Wheel Backspacing vs. Offset

Wheel Backspacing vs. Offset

4+3? 6+1? 25mm? We put to bed the UTV industry debate on what measurement is better, why we use wheel offset and wheel backspacing in the powersports industry, and we do a deep dive into why each measurement matters.
Does lightweight matter? Reading Wheel Backspacing vs. Offset 5 minutes Next What is a Dual-Drill UTV Wheel?

Offset Basics:

What is the difference between wheel offset and backspacing? Good question! Let's make this easy on you.

Correct backspacing allows enough room for the suspension, brake, tires, and steering systems to operate without interference from the wheel. Below you'll find a bunch of numbers that correlate to how your wheels will mount on your vehicle's hub assembly. Depending on the offset/backspacing of the wheels you select, the wheels may push out past OEM width, remain stock, or possibly tuck under your fender. This movement of the wheel assembly is done exclusively by wheel offset/backspacing and without any other modifications to your suspension or vehicle. 

Why is this important? Let's dig in.

video difference wheel offset backspace utv atv sxs

TLDR Conversion Chart

V01 +15mm 4.59
V02 +20mm 4.79
V03 +25mm 4.98
V03 -32mm 2.74
V04 +15mm 4.59
V05 +35mm 5.38


If you're like most brand new UTV customers, you're probably thinking you want to keep your suspension and vehicle width as close to stock. The thought is that your vehicle's manufacturer spent thousands of hours and dollars engineering the perfect machine. Well, in this case, knowing your UTV's OEM offset will help you find wheels that come as close as possible to OEM fitment so your wheel placement remains the same. 

Example: Polaris RZR Turbo S

The 2021 Polaris RZR Turbo S has a 72" width straight from the factory. Tinkering with your offset can adjust the overall vehicle width by several inches so if you're concerned about fitting a super wide machine like the Turbo S in your new enclosed trailer, inches matter.   

2021 RZR Turbo S wheels: 15x7 55mm (or 6.17)

'21 Turbo S +55mm 6.17"
Valor V05 +35mm 5.38"
DIFFERENCE +20mm 0.79"


'21 Turbo S +55mm 6.17"
Valor V01 +15mm 4.59"
DIFFERENCE +40mm 1.58"


Now you know that the Turbo S has a +55mm offset which translates to a 6.17" backspacing. You will hear people say this is a 6+1, which refers to 6" backspacing and 1" lip for a 7" total wheel width.

Looking at the examples of the Polaris Turbo S offset and backspacing above, the Valor V05 would be considered a 5+2 and the V01 would be considered a 4+3. You can quickly see why general backspacing isn't as specific as offset as most people generalize a 4.59+2.41 as a 4+3. Valor Offroad will always use the offset measurement as we feel this gives the end user an exact fitment measurement.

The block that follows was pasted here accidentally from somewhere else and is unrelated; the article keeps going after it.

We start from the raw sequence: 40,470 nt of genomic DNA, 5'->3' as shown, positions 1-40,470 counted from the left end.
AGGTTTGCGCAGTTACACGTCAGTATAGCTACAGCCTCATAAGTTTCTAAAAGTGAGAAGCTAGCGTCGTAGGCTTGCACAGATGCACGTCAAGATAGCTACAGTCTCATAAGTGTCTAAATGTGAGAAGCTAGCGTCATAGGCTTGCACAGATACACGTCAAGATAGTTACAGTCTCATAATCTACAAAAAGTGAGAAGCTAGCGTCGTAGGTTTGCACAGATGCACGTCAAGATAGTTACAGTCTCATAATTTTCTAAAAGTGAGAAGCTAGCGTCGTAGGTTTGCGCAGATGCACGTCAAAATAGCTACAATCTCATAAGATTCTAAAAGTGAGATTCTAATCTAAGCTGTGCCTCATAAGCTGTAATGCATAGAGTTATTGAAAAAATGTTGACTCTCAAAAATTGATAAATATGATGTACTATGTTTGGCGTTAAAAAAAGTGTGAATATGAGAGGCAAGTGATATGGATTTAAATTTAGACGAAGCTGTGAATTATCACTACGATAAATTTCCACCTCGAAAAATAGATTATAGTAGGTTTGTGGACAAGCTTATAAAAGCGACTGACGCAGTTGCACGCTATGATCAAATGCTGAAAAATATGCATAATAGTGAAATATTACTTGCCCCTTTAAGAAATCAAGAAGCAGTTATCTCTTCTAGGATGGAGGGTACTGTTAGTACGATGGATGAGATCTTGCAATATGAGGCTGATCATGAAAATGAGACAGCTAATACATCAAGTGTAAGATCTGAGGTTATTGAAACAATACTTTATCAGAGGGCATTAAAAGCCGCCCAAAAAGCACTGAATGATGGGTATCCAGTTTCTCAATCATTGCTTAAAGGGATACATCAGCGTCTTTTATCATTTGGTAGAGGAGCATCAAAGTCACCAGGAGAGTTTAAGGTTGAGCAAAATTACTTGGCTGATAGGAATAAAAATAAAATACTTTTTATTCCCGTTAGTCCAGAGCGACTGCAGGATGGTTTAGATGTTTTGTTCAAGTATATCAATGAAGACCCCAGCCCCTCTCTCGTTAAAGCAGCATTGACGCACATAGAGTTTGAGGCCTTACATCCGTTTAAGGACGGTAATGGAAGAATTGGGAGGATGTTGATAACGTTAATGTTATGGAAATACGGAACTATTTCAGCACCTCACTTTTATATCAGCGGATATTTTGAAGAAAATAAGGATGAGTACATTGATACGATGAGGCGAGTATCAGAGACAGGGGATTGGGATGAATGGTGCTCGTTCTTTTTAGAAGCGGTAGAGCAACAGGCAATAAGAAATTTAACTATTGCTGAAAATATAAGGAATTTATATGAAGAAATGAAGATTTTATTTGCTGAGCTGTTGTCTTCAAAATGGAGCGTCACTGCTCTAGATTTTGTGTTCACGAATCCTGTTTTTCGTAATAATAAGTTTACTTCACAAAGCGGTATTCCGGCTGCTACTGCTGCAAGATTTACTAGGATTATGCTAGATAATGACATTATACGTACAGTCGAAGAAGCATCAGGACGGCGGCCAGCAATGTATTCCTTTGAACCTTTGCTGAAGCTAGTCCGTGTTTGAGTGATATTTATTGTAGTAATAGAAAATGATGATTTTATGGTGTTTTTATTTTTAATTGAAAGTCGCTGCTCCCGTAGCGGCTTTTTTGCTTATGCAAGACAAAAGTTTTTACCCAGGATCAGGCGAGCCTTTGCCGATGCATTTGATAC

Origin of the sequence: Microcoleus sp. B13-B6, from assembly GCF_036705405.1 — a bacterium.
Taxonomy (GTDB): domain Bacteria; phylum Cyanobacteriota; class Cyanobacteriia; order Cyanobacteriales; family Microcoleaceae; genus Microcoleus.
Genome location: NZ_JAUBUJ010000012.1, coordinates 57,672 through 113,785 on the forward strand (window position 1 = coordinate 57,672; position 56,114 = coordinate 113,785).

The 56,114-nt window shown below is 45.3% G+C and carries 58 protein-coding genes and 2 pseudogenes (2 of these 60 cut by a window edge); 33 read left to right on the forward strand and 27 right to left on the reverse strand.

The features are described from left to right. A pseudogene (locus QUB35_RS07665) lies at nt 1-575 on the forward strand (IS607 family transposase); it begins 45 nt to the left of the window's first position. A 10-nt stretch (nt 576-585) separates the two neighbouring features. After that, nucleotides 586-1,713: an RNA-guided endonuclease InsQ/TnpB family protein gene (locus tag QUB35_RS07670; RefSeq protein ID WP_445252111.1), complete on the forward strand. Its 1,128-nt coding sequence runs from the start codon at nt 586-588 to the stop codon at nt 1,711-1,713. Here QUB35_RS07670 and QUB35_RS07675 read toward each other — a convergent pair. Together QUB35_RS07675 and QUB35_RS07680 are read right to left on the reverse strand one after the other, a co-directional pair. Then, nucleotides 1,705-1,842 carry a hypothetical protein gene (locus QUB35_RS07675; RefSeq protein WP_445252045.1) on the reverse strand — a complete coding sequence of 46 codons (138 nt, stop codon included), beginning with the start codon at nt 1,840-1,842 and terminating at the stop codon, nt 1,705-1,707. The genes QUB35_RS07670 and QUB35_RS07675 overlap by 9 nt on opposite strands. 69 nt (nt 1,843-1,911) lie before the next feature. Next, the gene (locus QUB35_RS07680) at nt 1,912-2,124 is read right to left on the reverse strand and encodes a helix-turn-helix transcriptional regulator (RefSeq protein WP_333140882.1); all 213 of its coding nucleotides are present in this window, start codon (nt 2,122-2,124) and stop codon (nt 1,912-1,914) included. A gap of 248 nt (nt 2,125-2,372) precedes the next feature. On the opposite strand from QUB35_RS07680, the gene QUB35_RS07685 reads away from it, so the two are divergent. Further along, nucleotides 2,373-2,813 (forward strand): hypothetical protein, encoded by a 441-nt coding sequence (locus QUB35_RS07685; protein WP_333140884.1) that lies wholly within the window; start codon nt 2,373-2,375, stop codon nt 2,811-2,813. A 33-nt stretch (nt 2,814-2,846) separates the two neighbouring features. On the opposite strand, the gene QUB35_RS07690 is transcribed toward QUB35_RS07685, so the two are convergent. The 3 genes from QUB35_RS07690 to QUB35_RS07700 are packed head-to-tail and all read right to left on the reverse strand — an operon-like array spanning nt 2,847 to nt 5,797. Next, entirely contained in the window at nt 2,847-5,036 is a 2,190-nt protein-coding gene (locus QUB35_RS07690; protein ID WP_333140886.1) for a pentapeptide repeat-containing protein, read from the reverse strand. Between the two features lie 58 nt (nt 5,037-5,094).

Let's look at some extreme visual examples below to give you a good overview of how backspacing can drastically change the fitment of your wheels/tires. 


A negative offset (-47mm) has VERY deep wheel spokes that bend back from the lip edge creating a super deep dish styling. You'll commonly see this type of offset on sand machines who want to transfer power to the back wheels for better traction. On the other extreme end is a +50mm offset which is very close to the OEM wheels of the Polaris Turbo S. As you can see in the example, the spokes have little to no depth and are almost flush with the lip edge. The reason why your OEM wheels are pretty boring straight from the factory is because they have a VERY high offset which allows for little to no lip or spoke design/depth. 

Backspacing is a general measurement that takes into consideration the available space you have behind the mounting pad of your wheels, hence why high offset wheels have a high backspace (6+1) and deep dish negative offsets have a low backspacing (1+6), first number being the space behind mounting area and second number being the available space in front of the mounting pad (think spoke design). An even easier example of this conversion would be a 7" wide wheel with a 3.5 inch backspacing. This would be the equivalent to a zero offset (+0mm) wheels since the mounting surface aligns with the centerline of the wheel

Want to keep things stock? Get a high offset or 6+1 aftermarket wheel.



6+1 / +55mm 0.0-1.5" wider per side over stock
5+2 / +35mm 1.0-1.5" wider per side over stock
4+3 / +15mm 1.5-2.0" wider per side over stock
3.5+3.5 / +0mm 1.5-2.5" wider per side over stock
2+5 / -47mm 4"+ wider per side over stock

Why do we have two measurements for the same thing? 

This is the biggest gripe with new UTV and ATV owners. If offset and backspacing both give you basically the same information, why do we have two version? Offset is the automotive industry standard and the powersports industry has adopted backspacing. If you come from an automotive background, more than likely you're used to offset, hence why we see both. 

Need to find out what Valor Offroad products fit your specific vehicle? Check out our Fitment Guide.

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Wheel Backspacing vs. Offset

Wheel Backspacing vs. Offset

4+3? 6+1? 25mm? We put to bed the UTV industry debate on what measurement is better, why we use wheel offset and wheel backspacing in the powersports industry, and we do a deep dive into why each measurement matters.

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Polaris RZR Turbo S on Valor V02 Dual Drill UTV Wheels


Lightweight UTV Wheels Valor Offroad

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